The Greeks and Romans have a folklore complete with mazes and labyrinths filled with monsters.  With theater being a vital part of their culture, we can assume they created numerous special effects devices to enhance the scare factor that would evolve into today's haunted house elements.

The Dark Ages:
This period in history saw the Christians continue the evolution toward today's haunted house attraction. During the 1300s through the 1500s, Europe had been converted from Celtic and pagan religions to the practice of Christianity.  Many of today's Halloween activities—carving pumpkins, bobbing for apples, dressing up in costumes and even trick-or-treating—were pagan practices that stayed with us.

The Renaissance:
Theater became increasingly popular and catered to society's love of horror and resulted in the development of more special effects.  Ghosts, demons, the devil, and other monsters appeared regularly in plays including those of William Shakespeare.

The 1800s:
This was a time when the general population became fascinated with ghosts and the possibility of other realms.  Self-proclaimed mediums, fortune tellers, clairvoyants, and spiritualists engaged in conjuring sessions in an attempt to communicate with the dead which became a form of entertainment for the elite.  The theme of hauntings continued in the theater and the century provided the first wax museum, the forerunner of future walk-through attractions that played on people's sense of reality.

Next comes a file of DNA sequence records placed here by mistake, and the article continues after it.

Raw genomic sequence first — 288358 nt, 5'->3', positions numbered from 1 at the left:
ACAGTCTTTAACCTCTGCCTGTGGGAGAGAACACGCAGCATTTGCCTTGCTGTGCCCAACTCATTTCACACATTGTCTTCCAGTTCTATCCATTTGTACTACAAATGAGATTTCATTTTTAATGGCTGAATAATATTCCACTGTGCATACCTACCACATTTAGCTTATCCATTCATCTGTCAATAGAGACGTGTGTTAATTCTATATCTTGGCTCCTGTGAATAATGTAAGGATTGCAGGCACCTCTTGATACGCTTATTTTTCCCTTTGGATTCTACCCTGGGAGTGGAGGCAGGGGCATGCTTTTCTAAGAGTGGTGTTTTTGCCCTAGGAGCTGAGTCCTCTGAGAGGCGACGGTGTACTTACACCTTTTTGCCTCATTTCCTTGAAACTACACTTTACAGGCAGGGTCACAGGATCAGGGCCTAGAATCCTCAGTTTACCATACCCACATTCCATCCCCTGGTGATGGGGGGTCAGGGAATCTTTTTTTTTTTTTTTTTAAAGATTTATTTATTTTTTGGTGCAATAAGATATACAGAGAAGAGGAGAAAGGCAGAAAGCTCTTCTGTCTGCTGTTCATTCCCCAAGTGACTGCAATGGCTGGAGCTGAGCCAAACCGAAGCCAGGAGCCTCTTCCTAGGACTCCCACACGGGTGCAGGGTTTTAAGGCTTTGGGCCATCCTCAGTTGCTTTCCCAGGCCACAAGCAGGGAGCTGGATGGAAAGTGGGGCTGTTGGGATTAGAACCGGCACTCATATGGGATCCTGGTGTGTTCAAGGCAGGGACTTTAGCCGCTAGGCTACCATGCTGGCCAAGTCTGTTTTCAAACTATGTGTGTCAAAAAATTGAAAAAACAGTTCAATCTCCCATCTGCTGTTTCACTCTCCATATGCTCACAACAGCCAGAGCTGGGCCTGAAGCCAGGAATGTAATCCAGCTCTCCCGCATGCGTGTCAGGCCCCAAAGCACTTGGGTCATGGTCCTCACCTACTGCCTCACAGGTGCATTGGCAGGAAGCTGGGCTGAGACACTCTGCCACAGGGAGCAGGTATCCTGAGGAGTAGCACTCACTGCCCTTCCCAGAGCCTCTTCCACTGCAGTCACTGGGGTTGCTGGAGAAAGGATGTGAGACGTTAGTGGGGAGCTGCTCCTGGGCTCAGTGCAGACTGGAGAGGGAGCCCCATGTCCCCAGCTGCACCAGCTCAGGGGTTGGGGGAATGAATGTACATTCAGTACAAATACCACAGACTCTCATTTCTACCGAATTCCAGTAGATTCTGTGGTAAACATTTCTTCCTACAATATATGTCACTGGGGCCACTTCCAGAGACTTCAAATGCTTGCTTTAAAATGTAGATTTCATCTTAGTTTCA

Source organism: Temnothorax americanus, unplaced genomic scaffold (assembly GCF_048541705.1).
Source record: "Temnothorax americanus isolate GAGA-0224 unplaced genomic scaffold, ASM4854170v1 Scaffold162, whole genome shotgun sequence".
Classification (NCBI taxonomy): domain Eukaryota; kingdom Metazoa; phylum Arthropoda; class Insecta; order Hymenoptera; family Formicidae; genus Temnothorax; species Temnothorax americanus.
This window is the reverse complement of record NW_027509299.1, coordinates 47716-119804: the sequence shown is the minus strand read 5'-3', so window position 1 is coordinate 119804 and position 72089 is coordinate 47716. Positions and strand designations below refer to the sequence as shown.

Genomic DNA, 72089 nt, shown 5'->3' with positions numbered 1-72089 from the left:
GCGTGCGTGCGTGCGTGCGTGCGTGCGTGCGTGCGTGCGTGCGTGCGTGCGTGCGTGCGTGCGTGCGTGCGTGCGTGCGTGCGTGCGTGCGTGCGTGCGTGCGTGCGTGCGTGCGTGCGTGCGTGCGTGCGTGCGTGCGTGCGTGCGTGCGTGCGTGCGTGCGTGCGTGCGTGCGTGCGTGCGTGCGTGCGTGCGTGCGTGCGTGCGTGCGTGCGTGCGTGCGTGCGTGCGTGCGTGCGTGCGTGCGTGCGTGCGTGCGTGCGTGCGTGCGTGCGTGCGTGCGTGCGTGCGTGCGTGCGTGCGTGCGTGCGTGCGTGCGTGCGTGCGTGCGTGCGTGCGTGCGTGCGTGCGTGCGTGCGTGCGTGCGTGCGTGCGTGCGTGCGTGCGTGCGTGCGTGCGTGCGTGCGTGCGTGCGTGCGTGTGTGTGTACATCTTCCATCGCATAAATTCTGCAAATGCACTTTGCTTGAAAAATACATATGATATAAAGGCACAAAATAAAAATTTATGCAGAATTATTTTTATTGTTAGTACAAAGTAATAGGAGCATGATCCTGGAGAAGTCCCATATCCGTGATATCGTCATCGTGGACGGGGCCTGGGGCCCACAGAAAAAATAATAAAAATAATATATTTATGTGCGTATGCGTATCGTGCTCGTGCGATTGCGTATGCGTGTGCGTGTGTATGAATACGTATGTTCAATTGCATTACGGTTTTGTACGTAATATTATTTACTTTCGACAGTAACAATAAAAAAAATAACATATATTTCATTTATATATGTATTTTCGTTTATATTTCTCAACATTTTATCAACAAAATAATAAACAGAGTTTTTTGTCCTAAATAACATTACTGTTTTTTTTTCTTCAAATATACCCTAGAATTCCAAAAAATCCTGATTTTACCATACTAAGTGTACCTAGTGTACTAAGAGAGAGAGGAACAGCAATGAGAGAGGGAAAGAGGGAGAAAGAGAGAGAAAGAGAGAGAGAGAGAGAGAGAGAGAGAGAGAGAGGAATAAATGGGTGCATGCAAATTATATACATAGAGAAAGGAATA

The 1900s:
The start of the 20th century saw the increased popularity of the traveling carnival and the rise of the what was referred to as a freak show.  Dark rides also became popular amusements.  The patrons sat in a boat or on a train and were automatically moved through numerous scenes.  Amusement parks came into popularity during this time.  Those that could not afford a big roller coaster offered cheap fun houses and haunted house attractions to pull in customers.

Also during this time, many of the residential houses built during the early 1800s had become dilapidated and worn down.  Adults would tell their children that ghosts filled the neglected homes in an attempt to keep them from exploring the neglected homes.  This further fueled the mystique of haunted houses.

The 1960s:
1969 was the opening of Disneyland's (Anaheim, California) Haunted Mansion attraction.  Rather than putting a genuine decrepit-looking structure in the middle of Disneyland, he created a lavish mansion with a pristine exterior based on the appearance of the San Jose, California, Winchester House.  It was originally a walk-through attraction but was soon changed over to a ride.